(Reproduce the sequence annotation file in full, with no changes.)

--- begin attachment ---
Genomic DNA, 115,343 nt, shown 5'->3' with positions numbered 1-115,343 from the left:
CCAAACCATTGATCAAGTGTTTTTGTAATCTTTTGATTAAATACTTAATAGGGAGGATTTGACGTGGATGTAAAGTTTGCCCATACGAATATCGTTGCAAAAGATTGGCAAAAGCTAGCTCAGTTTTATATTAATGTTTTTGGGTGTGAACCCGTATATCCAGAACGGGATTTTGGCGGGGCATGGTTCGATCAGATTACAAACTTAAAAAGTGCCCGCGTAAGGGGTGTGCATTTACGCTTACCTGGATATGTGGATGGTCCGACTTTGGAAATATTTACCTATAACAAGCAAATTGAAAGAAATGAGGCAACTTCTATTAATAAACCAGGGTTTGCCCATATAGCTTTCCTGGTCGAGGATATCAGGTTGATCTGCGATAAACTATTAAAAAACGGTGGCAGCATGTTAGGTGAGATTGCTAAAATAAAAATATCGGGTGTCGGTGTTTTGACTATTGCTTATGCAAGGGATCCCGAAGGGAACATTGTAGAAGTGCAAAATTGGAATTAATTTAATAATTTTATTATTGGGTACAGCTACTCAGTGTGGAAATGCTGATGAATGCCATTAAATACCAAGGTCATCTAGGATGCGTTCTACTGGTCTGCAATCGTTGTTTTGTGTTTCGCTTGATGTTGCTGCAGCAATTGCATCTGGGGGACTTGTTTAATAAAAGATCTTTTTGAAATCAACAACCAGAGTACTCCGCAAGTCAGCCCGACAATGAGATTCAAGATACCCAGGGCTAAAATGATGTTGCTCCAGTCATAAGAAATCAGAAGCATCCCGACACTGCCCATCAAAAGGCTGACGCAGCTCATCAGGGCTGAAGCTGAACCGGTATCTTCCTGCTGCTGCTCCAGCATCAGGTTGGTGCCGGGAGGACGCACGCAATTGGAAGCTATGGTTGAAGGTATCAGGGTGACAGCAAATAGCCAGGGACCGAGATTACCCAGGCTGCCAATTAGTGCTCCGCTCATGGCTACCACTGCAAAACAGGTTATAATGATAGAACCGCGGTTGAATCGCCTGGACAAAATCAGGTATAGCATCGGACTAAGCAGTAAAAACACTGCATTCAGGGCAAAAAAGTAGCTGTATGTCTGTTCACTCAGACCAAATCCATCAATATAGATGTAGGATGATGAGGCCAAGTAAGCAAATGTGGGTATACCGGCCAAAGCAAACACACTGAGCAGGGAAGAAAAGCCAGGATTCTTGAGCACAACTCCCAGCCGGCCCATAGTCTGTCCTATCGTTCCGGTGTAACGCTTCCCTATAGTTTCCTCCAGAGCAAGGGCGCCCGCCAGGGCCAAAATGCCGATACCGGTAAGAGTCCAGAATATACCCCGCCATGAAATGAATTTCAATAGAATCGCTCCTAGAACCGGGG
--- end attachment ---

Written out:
Genomic DNA, 115,343 nt, shown 5'->3' with positions numbered 1-115,343 from the left:
CCAAACCATTGATCAAGTGTTTTTGTAATCTTTTGATTAAATACTTAATAGGGAGGATTTGACGTGGATGTAAAGTTTGCCCATACGAATATCGTTGCAAAAGATTGGCAAAAGCTAGCTCAGTTTTATATTAATGTTTTTGGGTGTGAACCCGTATATCCAGAACGGGATTTTGGCGGGGCATGGTTCGATCAGATTACAAACTTAAAAAGTGCCCGCGTAAGGGGTGTGCATTTACGCTTACCTGGATATGTGGATGGTCCGACTTTGGAAATATTTACCTATAACAAGCAAATTGAAAGAAATGAGGCAACTTCTATTAATAAACCAGGGTTTGCCCATATAGCTTTCCTGGTCGAGGATATCAGGTTGATCTGCGATAAACTATTAAAAAACGGTGGCAGCATGTTAGGTGAGATTGCTAAAATAAAAATATCGGGTGTCGGTGTTTTGACTATTGCTTATGCAAGGGATCCCGAAGGGAACATTGTAGAAGTGCAAAATTGGAATTAATTTAATAATTTTATTATTGGGTACAGCTACTCAGTGTGGAAATGCTGATGAATGCCATTAAATACCAAGGTCATCTAGGATGCGTTCTACTGGTCTGCAATCGTTGTTTTGTGTTTCGCTTGATGTTGCTGCAGCAATTGCATCTGGGGGACTTGTTTAATAAAAGATCTTTTTGAAATCAACAACCAGAGTACTCCGCAAGTCAGCCCGACAATGAGATTCAAGATACCCAGGGCTAAAATGATGTTGCTCCAGTCATAAGAAATCAGAAGCATCCCGACACTGCCCATCAAAAGGCTGACGCAGCTCATCAGGGCTGAAGCTGAACCGGTATCTTCCTGCTGCTGCTCCAGCATCAGGTTGGTGCCGGGAGGACGCACGCAATTGGAAGCTATGGTTGAAGGTATCAGGGTGACAGCAAATAGCCAGGGACCGAGATTACCCAGGCTGCCAATTAGTGCTCCGCTCATGGCTACCACTGCAAAACAGGTTATAATGATAGAACCGCGGTTGAATCGCCTGGACAAAATCAGGTATAGCATCGGACTAAGCAGTAAAAACACTGCATTCAGGGCAAAAAAGTAGCTGTATGTCTGTTCACTCAGACCAAATCCATCAATATAGATGTAGGATGATGAGGCCAAGTAAGCAAATGTGGGTATACCGGCCAAAGCAAACACACTGAGCAGGGAAGAAAAGCCAGGATTCTTGAGCACAACTCCCAGCCGGCCCATAGTCTGTCCTATCGTTCCGGTGTAACGCTTCCCTATAGTTTCCTCCAGAGCAAGGGCGCCCGCCAGGGCCAAAATGCCGATACCGGTAAGAGTCCAGAATATACCCCGCCATGAAATGAATTTCAATAGAATCGCTCCTAGAACCGGGG